Gratitude is also a wonderful tonic in the battle against stress. There are many studies which show that our minds cannot entertain both fear and gratitude simultaneously and so if we practice gratitude, call a loved one and express what you are thankful for, make a note of all your blessings, for example, such minor activities can alleviate fears and stresses from our day.
Mind what you eat
This is an obvious thing to do for our general wellbeing, but diet also has a huge impact on our ability to deal with stress. The main things we need to do to achieve this is to get the daily recommendations of all 60 minerals, 16 vitamins and 12 amino acids, plus the two fatty acids that our bodies cannot make alone, and avoid inflammatory foods. The fuel we take in to our bodies is what drives us, it is what enables us to interact positively, or negatively, throughout the day. One way to prove this to yourself is to make a personal trial and try to keep conditions as similar as possible, so perhaps on two work mornings, for example. On the first day try eating something inflammatory, lacking in vitamins and minerals for breakfast. The next morning try something full of fruit, eggs and a smoothie, and note the difference of how you tackled the morning, how you felt at a certain time following your meal and how you handled difficult or challenging situations. Did you feel fatigued or energised? Certain foods can actually help to relieve stress. Good fats can calm us as they support nerve function – try adding coconut, avocado and salmon into your diet. Certain amino acids also support our balance and assist in regulating our moods. Tryptophan is an example of this and can be found in nuts, seeds, tofu, cheeses, red meat, chicken, fish, beans, lentils and eggs.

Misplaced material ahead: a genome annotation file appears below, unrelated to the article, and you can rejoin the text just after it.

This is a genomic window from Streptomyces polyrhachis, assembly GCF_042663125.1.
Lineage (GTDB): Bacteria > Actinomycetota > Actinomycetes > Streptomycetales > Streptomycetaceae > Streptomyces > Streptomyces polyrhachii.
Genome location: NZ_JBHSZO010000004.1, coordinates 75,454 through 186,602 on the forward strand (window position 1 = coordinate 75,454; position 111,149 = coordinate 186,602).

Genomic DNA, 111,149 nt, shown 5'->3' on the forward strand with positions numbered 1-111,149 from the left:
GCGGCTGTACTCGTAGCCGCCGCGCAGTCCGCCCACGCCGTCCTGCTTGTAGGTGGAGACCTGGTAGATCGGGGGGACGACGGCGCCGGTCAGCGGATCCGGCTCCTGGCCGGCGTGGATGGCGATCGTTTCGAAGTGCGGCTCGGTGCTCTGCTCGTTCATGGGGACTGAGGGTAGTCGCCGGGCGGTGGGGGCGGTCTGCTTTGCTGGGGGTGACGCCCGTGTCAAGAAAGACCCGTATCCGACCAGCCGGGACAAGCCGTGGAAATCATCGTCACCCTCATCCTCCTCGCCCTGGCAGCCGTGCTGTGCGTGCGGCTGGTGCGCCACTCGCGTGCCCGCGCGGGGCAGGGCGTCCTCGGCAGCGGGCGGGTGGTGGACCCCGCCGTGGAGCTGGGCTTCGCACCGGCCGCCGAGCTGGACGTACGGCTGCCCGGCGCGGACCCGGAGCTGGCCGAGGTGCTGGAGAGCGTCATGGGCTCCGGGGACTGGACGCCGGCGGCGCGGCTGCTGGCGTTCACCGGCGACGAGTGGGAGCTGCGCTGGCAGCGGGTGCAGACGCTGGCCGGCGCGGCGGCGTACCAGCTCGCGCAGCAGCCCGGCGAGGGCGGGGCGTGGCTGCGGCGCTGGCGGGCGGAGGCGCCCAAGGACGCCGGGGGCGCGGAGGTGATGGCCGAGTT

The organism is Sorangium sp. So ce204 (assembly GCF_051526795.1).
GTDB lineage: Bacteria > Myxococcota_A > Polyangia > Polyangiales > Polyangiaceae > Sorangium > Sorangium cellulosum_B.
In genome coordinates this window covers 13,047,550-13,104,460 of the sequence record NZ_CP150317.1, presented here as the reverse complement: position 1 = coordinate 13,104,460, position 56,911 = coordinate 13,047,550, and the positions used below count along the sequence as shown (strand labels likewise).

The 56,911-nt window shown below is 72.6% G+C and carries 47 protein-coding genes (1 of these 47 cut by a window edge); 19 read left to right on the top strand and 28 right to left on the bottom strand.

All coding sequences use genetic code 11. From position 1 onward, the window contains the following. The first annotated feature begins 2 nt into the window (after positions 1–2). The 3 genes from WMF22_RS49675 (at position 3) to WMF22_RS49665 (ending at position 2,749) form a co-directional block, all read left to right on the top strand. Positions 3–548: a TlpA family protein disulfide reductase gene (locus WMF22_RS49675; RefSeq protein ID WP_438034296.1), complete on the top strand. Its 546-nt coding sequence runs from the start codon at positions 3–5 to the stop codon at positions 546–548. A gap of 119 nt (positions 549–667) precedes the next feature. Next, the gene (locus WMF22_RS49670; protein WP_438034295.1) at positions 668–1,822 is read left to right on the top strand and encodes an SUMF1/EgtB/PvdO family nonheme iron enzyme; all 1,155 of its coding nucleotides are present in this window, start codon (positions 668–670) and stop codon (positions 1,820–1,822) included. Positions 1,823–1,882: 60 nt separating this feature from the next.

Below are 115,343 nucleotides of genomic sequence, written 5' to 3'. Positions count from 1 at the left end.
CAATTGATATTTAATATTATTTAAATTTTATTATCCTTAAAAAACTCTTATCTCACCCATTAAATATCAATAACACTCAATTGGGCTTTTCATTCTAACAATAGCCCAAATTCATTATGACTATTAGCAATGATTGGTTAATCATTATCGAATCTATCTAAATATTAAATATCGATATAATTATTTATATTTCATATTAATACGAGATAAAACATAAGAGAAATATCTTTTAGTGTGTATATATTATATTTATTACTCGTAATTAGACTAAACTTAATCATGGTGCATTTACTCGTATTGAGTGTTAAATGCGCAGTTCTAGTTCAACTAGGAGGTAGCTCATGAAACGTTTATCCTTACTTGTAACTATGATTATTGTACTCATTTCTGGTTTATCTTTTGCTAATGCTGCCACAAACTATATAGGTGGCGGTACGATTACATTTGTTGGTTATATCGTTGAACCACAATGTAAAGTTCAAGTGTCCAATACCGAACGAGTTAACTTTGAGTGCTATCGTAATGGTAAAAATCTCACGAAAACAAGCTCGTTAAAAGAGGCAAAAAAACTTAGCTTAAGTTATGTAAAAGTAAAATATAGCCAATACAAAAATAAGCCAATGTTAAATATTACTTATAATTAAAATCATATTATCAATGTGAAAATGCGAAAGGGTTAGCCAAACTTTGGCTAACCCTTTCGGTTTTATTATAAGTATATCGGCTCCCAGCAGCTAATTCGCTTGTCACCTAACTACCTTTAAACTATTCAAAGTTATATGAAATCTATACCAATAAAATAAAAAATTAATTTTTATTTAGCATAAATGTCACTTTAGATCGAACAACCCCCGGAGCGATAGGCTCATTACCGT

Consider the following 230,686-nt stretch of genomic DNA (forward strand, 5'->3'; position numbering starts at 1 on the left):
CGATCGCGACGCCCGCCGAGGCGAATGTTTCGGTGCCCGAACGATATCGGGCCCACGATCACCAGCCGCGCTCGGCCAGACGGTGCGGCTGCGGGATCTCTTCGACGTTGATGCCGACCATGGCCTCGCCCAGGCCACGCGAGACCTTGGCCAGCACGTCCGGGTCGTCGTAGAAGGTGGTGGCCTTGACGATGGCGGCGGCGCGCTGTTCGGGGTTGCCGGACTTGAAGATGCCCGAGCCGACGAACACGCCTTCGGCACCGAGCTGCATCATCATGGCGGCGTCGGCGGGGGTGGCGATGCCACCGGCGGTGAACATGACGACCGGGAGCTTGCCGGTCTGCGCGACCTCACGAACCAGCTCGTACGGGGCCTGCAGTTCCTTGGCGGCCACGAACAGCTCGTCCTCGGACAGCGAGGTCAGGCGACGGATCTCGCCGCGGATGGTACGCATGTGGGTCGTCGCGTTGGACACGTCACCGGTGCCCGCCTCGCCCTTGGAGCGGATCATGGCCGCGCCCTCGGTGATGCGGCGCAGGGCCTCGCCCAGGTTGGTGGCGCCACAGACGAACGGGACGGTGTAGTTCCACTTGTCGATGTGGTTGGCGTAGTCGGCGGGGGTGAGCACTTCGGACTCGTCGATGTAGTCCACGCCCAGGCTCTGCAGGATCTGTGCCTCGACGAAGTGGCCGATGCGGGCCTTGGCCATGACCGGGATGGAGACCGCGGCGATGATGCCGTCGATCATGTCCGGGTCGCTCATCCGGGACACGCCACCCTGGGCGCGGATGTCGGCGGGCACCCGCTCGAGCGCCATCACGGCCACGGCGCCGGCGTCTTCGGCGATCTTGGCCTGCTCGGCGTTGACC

Practice yoga, better still practice yoga outside – the combination of the mind-body practice and a few rays of sunshine plus the connection to nature really reduces stress whilst at the same time boosting our immune function. Try to take walks in nature, go barefoot and step in the sand, through a river, over uneven terrain and reconnect to the energy nature provides. It is something we regularly take for granted but we are part of the planet and the practice of ‘earthing’ ourselves is a powerful tool to achieving vibrant health.
If your surroundings are not peaceful, it will be problematic to achieve personal calm. Reduce your distractions and eliminate clutter from your personal space. Minimise noise and if possible create an opening to the outside world, have plants nearby.
Strengthening your social connections also helps in the process to reduce stress as it strengthens bonds and relieves a lot of otherwise kept in feelings and thoughts, if we allow our negativity to fester or build up it can be progressively difficult to alleviate. Friends and loved ones can help to release such negativity as can making time to listen to songs you like, writing something down, going out and doing something you enjoy.
A balance of these six life pointers can help us in the alleviation and prevention of negative stress. If this alone does not help you then there are plenty of homeopathic remedies which may work as well as aromatherapy relief:
Aconitum napellus, Gelsemium, Natrum muriaticum, Pulsatilla, Sepia, Ashwagandha, Holy basil, Rhodiola, are all effective herbs and homeopathic treatments for stress, anxiety and worries, depression, mental pressures, hormonal fluctuations, healthy immune system, nervousness, panic, insomnia, fatigue, lack of energy and endurance.